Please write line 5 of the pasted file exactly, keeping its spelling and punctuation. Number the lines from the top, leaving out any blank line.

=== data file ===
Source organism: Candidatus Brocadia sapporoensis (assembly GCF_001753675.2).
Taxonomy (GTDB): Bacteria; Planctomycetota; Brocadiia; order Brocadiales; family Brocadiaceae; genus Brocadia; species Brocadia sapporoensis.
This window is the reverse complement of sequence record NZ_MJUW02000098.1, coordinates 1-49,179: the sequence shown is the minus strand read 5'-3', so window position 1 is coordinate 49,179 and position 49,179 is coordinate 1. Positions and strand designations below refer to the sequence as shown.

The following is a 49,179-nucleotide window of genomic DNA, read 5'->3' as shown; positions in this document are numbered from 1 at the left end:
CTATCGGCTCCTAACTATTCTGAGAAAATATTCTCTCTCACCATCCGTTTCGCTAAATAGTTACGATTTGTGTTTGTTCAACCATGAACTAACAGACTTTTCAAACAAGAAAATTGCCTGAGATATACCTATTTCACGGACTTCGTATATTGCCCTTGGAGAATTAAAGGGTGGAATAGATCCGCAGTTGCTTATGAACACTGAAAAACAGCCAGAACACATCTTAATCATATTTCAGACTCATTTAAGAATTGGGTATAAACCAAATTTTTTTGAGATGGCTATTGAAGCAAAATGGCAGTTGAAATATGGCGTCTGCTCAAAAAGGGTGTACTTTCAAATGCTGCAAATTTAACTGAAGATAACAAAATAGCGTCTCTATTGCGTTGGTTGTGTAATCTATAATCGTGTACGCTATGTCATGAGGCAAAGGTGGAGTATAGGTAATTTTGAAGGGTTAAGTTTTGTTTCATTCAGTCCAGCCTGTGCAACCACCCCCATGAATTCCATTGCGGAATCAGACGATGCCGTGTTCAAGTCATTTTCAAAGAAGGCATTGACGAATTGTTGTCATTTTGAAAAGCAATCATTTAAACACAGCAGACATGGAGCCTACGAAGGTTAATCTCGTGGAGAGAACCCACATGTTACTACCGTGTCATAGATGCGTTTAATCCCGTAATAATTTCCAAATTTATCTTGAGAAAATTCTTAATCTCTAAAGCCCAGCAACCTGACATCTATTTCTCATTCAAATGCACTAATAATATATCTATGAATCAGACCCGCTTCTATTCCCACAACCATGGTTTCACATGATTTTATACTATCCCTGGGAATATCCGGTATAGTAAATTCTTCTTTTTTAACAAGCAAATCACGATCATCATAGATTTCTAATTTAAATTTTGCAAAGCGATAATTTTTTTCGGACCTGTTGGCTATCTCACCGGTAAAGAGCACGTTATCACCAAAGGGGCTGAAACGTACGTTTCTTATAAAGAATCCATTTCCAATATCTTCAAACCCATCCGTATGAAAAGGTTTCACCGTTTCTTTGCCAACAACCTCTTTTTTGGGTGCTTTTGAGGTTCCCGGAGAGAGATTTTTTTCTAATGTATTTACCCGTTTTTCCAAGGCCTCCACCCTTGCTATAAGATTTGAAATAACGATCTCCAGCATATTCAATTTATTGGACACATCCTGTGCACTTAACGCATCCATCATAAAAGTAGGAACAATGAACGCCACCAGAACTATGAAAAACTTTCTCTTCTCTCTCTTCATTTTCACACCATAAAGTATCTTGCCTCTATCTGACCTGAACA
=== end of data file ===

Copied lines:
CTATCGGCTCCTAACTATTCTGAGAAAATATTCTCTCTCACCATCCGTTTCGCTAAATAGTTACGATTTGTGTTTGTTCAACCATGAACTAACAGACTTTTCAAACAAGAAAATTGCCTGAGATATACCTATTTCACGGACTTCGTATATTGCCCTTGGAGAATTAAAGGGTGGAATAGATCCGCAGTTGCTTATGAACACTGAAAAACAGCCAGAACACATCTTAATCATATTTCAGACTCATTTAAGAATTGGGTATAAACCAAATTTTTTTGAGATGGCTATTGAAGCAAAATGGCAGTTGAAATATGGCGTCTGCTCAAAAAGGGTGTACTTTCAAATGCTGCAAATTTAACTGAAGATAACAAAATAGCGTCTCTATTGCGTTGGTTGTGTAATCTATAATCGTGTACGCTATGTCATGAGGCAAAGGTGGAGTATAGGTAATTTTGAAGGGTTAAGTTTTGTTTCATTCAGTCCAGCCTGTGCAACCACCCCCATGAATTCCATTGCGGAATCAGACGATGCCGTGTTCAAGTCATTTTCAAAGAAGGCATTGACGAATTGTTGTCATTTTGAAAAGCAATCATTTAAACACAGCAGACATGGAGCCTACGAAGGTTAATCTCGTGGAGAGAACCCACATGTTACTACCGTGTCATAGATGCGTTTAATCCCGTAATAATTTCCAAATTTATCTTGAGAAAATTCTTAATCTCTAAAGCCCAGCAACCTGACATCTATTTCTCATTCAAATGCACTAATAATATATCTATGAATCAGACCCGCTTCTATTCCCACAACCATGGTTTCACATGATTTTATACTATCCCTGGGAATATCCGGTATAGTAAATTCTTCTTTTTTAACAAGCAAATCACGATCATCATAGATTTCTAATTTAAATTTTGCAAAGCGATAATTTTTTTCGGACCTGTTGGCTATCTCACCGGTAAAGAGCACGTTATCACCAAAGGGGCTGAAACGTACGTTTCTTATAAAGAATCCATTTCCAATATCTTCAAACCCATCCGTATGAAAAGGTTTCACCGTTTCTTTGCCAACAACCTCTTTTTTGGGTGCTTTTGAGGTTCCCGGAGAGAGATTTTTTTCTAATGTATTTACCCGTTTTTCCAAGGCCTCCACCCTTGCTATAAGATTTGAAATAACGATCTCCAGCATATTCAATTTATTGGACACATCCTGTGCACTTAACGCATCCATCATAAAAGTAGGAACAATGAACGCCACCAGAACTATGAAAAACTTTCTCTTCTCTCTCTTCATTTTCACACCATAAAGTATCTTGCCTCTATCTGACCTGAACA